This distinctive form of club (‘u ’u), which was recorded by Cook and other early visitors to the Marquesas Islands, continued to be made until about the middle of the nineteenth century, by which time European inﬂuences and diseases had considerably disrupted the local culture. Later in the century smaller, lighter, more elaborate and less well ﬁnished versions were made for sale.
Traditionally most able-bodied men possessed a club, for inter-cultural disputes occurred frequently, both within and between islands. These clubs were probably produced by specialist craftsmen working in the service of chiefs, then distributed beyond the group via exchanges or as the spoils of war. They exhibit a remarkable consistency in their general appearance (see von den Steinen, 1928: vols. II, III; Oldman, 1943: pls. 9&6; Phelps, 1976: pls. 53-6), though the details are seldom identical.
This example is representative and very ﬁnely ﬁnished. A plain shaft with ﬂaring butt expands into a bifacial club head, the ‘foreheads’ of which incline outwards and form a saddle-shaped link between. It is carved from ‘ironwood’ (Casuarina equisetifolia), and the dark glossy patina was produced by immersion in a local black mud followed by polishing with coconut oil. Formerly the lower part of the shaft may have been bound with coir cordage and tufts of dog hair.
Although interpretation of the detailed design is not possible, given the paucity of information available, the general form of these clubs is clearly anthropomorphic. They were a kind of god/ ancestor image for direct practical use and their symbolic importance is evidenced by the considerable care expended on their manufacture and decoration, for their potency and effectiveness ultimately derived as much from ancestral favour as from their purely technical qualities. This anthropomorphism is a characteristic of clubs from many parts of Polynesia, where speciﬁcally bifacial examples occurred in the Marquesas Islands, New Zealand and Easter Island.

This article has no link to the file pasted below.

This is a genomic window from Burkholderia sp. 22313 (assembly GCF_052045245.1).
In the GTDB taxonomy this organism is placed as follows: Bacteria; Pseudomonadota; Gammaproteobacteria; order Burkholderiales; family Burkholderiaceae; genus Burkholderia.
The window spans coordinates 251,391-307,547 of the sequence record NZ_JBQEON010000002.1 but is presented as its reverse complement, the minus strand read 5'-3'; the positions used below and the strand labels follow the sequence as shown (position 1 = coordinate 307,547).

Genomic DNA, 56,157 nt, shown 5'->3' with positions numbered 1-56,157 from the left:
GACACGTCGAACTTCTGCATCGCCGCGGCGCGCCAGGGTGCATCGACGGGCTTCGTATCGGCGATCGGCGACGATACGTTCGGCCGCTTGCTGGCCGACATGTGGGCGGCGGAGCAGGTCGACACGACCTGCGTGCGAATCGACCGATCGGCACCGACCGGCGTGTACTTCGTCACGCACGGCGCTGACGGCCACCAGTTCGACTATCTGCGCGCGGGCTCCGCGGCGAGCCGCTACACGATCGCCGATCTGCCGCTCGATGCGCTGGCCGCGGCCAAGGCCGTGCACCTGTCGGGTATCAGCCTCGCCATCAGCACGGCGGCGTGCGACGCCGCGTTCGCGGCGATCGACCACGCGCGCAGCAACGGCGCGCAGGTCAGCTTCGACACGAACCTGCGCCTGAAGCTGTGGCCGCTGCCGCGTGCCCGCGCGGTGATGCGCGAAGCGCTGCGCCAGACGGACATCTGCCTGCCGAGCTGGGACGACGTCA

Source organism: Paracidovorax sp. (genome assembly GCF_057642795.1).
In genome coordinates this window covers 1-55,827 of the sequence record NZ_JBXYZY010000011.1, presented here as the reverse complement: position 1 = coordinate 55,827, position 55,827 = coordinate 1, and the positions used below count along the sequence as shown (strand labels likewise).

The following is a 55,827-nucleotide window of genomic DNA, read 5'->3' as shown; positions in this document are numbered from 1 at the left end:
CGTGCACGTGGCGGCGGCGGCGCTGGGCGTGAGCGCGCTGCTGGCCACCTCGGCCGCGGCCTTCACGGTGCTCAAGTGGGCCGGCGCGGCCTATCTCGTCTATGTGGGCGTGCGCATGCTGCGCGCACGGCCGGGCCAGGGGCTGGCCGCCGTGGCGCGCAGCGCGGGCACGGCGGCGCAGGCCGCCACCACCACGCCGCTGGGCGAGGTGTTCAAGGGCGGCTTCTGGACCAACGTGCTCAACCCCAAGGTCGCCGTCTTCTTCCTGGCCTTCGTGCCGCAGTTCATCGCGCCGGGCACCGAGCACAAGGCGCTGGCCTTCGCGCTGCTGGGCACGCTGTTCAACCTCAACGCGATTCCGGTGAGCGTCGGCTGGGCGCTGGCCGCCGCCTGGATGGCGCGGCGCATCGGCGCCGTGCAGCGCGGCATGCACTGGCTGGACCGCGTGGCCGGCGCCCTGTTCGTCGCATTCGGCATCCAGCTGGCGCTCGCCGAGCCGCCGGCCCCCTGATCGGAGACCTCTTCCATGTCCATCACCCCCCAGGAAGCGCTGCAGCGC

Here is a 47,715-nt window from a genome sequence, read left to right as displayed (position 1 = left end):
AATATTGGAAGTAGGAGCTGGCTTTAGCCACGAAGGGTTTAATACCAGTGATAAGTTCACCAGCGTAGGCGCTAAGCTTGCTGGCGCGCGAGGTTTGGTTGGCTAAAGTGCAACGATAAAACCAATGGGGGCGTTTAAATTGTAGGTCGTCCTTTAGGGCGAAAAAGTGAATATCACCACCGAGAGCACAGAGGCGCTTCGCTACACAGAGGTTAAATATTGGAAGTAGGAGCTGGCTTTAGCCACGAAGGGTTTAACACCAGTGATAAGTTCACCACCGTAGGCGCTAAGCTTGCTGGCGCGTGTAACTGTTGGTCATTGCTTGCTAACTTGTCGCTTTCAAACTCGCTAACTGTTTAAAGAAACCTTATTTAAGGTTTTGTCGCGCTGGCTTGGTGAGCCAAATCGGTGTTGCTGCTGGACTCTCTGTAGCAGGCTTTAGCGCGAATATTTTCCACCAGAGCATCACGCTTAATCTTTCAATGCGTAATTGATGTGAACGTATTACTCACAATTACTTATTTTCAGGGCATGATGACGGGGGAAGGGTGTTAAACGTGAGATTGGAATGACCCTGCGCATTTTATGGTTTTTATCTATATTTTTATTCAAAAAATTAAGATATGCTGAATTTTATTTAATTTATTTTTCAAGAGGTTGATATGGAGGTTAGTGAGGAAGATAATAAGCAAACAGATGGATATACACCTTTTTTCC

Steven Hooper, 1997
Entry taken from Robert and Lisa Sainsbury Collection, Vol. 2: Pacific, African and Native North American Art, edited by Steven Hooper (Yale University Press, 1997) pp. 26-27.
Acquired by the Sainsbury Family in 1963. Donated to the Sainsbury Centre, University of East Anglia in 1973 as part of the original gift.